There is a thoughtful essay about the connection between being hungry and anger, and who is allowed to feel which. This piece includes a fascinating idea about Medea that makes perfect sense. There are referrals to Springsteen, which shows DeRuiter to be a writer of great discernment, and good fiction, including Emily St. John Mandel's Station Eleven and Rumaan Alam's Leave the World Behind, with the incredible scene of a group thrown together that bake a cake and add sprinkles to the frosting. As DeRuiter notes about the last, the idea of adding sprinkles in a situation in which the world may be collapsing upon people who didn't know each other until they ended up in the same kitchen is a profound one. Some things anchor the world. Sprinkles may well be one of them.

In myriad ways, If You Can't Take the Heat proves that one of the most sincere ways to show someone that you love them is to feed them with food you have created. It's a stabilizing and sweet idea that shines throughout this lovely book.
… (lisätietoja)
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Perednia | 1 muu arvostelu | Mar 11, 2024 |
I really enjoyed this (audio)book. Started it without any expectations, and was pleasantly surprised. Witty and conversational, introspective yet also with perspective.
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PlanCultivateCreate | 2 muuta kirja-arvostelua | Oct 26, 2019 |
This memoir is one of those cases when the title actually matches the book perfectly. And I mean it in the best way possible. It is a lovely creation, a memoir full of hilarious moments (and some really moving ones) and the most unique travel book I’ve ever read.

I tend to be cautious when I choose to read a memoir, because there were quite a few instances when self-indulgence took control of the writer and destroyed everything. Also, travel books can easily become boring, in my opinion. Here, Geraldine DeRuiter has created a delicious account of journeys that are of special importance and are related to key moments of her life. New York, Paris and Ireland are in a prominent position but the real star of the book is Italy. This is what made me love it even more since my family on my mother’s side is Italian, coming from Napoli (Naples in English). We’re talking Southern Italy here, a beautiful, wild, sunny place. You have been warned...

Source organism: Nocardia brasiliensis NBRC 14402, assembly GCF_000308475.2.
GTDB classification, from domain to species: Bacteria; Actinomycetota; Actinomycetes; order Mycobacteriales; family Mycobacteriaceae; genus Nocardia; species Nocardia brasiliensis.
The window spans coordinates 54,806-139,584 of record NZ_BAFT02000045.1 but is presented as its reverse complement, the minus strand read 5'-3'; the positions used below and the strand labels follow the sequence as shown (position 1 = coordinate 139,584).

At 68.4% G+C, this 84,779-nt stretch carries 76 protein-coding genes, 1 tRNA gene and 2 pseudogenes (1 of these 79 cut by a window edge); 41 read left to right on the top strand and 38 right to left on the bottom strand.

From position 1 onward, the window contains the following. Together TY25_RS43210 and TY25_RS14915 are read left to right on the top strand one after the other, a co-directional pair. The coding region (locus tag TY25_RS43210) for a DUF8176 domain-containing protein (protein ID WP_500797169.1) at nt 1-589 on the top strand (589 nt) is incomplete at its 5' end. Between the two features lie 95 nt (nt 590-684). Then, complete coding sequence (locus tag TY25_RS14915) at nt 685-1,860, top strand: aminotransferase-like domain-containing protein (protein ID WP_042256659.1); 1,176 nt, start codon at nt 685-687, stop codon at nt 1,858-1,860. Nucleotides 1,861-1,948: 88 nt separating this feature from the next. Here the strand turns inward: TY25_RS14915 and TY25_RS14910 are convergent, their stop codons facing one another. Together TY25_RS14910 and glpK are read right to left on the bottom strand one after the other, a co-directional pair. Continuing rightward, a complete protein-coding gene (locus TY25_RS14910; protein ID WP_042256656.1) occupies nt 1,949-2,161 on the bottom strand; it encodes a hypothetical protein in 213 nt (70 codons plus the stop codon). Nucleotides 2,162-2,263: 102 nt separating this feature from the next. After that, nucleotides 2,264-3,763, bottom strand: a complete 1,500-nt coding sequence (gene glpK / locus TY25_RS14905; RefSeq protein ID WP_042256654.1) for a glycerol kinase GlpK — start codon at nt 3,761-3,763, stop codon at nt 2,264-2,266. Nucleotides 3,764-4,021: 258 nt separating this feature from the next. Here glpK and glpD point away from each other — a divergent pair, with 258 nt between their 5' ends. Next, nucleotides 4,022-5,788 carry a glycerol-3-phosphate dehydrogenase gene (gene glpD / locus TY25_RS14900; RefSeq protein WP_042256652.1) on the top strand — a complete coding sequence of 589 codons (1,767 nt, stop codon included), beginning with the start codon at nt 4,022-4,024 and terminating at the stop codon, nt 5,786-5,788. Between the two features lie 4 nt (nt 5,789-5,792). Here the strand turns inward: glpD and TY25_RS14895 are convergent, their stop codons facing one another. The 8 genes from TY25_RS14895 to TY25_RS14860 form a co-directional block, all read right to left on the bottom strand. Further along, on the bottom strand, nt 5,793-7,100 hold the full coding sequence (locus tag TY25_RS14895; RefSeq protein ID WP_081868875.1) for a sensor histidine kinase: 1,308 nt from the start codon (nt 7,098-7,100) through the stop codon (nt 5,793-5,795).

Geraldine comes across as a lovely person, but you will find no trace of self-indulgence. She apparently has unlimited resources of patience to deal with her mother, unlimited resources of love for her husband and, most importantly, unlimited resources of courage to overcome a very serious obstacle. I really enjoyed the way she narrates her experiences and the optimism that comes from her writing. I bet that she must be a wonderful travelling companion. She is quirky and weird and down-to-earth.

I’m not a fan of blogs outside of our book community but judging from this book, I should definitely start reading hers. If you want a memoir that balances humour, life experiences and adversities, along with beautiful descriptions of Italy, then ‘’All Over The Place’’ should find a place in your reading schedule.
… (lisätietoja)
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AmaliaGavea | 2 muuta kirja-arvostelua | Jul 15, 2018 |